• Erin Lale
    Erin Lale says #
    You're welcome, and thanks! Have a great day!
  • Shawn Sanford Beck
    Shawn Sanford Beck says #
    Right ... thanks for the explanation. Have a beautiful weekend!
  • Erin Lale
    Erin Lale says #
    It's on the official calendar of some groups. I'd guess it was probably intended as "fight the Christian oppressor." That was a po
  • Shawn Sanford Beck
    Shawn Sanford Beck says #
    Hmmm ... Is "Lindisfarne Day" an actual thing? Seems a bit of an odd and disturbing event to celebrate ... I wonder what others i

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“Wise Woman’ By Jane Brideson. 
Used with permission

She sits on the windowsill above my altar in a gold frame. The image is entitled ‘Wise Woman’ painted by Irish painter Jane Brideson entitled. The Wise Woman is sitting by her kitchen table burning something in a small copper cauldron from which the smoke swirls and wafts up and around her.

There are images in the smoke, a hare under a waxing moon, a croft with a thatched roof, smoke trailing out of the chimney. The cottage has two windows on its whitewashed front which I want to peer through, the paint of the front door is probably peeling in several places, to reveal a rainbow of colors which span decades. I imagine what it might look like inside, maybe like the Irish croft my Great Aunt Mary lived in, a wise woman herself who never married and worked the farm alone and traded for most of what she needed. The third swirl of smoke holds the scene of a cauldron pot over a fire, next to a large kettle.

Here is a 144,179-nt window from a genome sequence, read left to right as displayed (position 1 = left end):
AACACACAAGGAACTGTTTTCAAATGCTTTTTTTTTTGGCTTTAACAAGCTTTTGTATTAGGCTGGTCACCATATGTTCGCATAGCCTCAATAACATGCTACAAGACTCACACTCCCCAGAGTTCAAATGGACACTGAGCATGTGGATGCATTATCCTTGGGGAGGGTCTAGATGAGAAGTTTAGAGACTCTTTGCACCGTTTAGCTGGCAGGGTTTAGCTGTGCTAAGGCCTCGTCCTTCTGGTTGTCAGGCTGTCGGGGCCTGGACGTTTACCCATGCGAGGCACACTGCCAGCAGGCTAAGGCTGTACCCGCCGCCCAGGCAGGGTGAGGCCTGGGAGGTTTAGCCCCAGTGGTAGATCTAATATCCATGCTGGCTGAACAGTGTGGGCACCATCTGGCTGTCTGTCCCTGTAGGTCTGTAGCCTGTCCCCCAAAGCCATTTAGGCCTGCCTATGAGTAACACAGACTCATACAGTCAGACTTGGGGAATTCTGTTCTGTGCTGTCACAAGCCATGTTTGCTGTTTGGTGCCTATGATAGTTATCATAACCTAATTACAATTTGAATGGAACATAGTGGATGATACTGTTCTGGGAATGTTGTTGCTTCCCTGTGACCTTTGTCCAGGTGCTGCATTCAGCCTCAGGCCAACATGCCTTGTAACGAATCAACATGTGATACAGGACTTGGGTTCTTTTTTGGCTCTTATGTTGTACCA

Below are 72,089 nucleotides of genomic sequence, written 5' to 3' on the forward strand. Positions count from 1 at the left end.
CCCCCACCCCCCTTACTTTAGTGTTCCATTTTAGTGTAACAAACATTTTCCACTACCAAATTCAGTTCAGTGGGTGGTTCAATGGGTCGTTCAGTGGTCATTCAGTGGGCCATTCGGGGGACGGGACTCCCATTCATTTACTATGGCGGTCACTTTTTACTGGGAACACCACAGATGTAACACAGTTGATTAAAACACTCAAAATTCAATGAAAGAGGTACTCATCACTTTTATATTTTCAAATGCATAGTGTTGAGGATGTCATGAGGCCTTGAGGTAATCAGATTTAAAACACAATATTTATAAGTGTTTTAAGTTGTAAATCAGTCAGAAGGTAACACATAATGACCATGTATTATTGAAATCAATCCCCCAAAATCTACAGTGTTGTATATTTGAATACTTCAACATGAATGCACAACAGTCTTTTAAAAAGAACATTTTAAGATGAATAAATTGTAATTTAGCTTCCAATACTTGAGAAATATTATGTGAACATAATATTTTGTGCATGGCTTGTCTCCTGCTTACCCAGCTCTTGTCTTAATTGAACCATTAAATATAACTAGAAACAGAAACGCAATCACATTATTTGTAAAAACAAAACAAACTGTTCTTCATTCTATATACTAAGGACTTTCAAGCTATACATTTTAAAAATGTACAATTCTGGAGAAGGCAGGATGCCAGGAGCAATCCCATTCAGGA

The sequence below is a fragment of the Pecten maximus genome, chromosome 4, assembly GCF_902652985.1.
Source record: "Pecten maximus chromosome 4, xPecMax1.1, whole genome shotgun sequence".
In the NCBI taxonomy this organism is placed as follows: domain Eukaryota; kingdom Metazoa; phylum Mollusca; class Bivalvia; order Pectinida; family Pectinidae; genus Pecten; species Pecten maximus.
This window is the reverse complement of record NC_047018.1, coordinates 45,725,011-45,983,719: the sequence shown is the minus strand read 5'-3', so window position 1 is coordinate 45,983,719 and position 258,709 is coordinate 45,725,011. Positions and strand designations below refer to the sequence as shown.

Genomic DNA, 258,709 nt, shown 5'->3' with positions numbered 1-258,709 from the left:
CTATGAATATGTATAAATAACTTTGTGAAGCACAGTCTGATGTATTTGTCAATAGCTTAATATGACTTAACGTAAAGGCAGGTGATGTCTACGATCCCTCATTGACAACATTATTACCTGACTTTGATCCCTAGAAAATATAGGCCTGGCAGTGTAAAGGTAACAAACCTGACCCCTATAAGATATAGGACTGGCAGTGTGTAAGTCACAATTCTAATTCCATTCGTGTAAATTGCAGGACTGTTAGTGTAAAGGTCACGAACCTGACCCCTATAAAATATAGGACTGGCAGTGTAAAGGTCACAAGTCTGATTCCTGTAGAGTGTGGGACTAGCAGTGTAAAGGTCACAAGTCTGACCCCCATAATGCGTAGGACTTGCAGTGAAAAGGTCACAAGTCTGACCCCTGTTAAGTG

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Atheopaganism, and What It Isn't

It’s not dressing as if you’re at a Renaissance Faire.

Nor goth/BDSM aesthetic, all black and “witchy”.

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Modern Minoan Paganism: a logo for Ariadne's Tribe

It has taken us a while, but we finally came up with a logo for Modern Minoan Paganism. Until we started tossing ideas around, I had no idea it was going to be such a tricky issue.

There are lots of symbols that people associate with the Minoans. Perhaps the most famous is the labrys - the double-bladed ax that was used not to sacrifice animals (it appears they used swords and daggers for that) but as a sacred symbol with many layers of meaning.

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Heathen Symbol or Hate Symbol?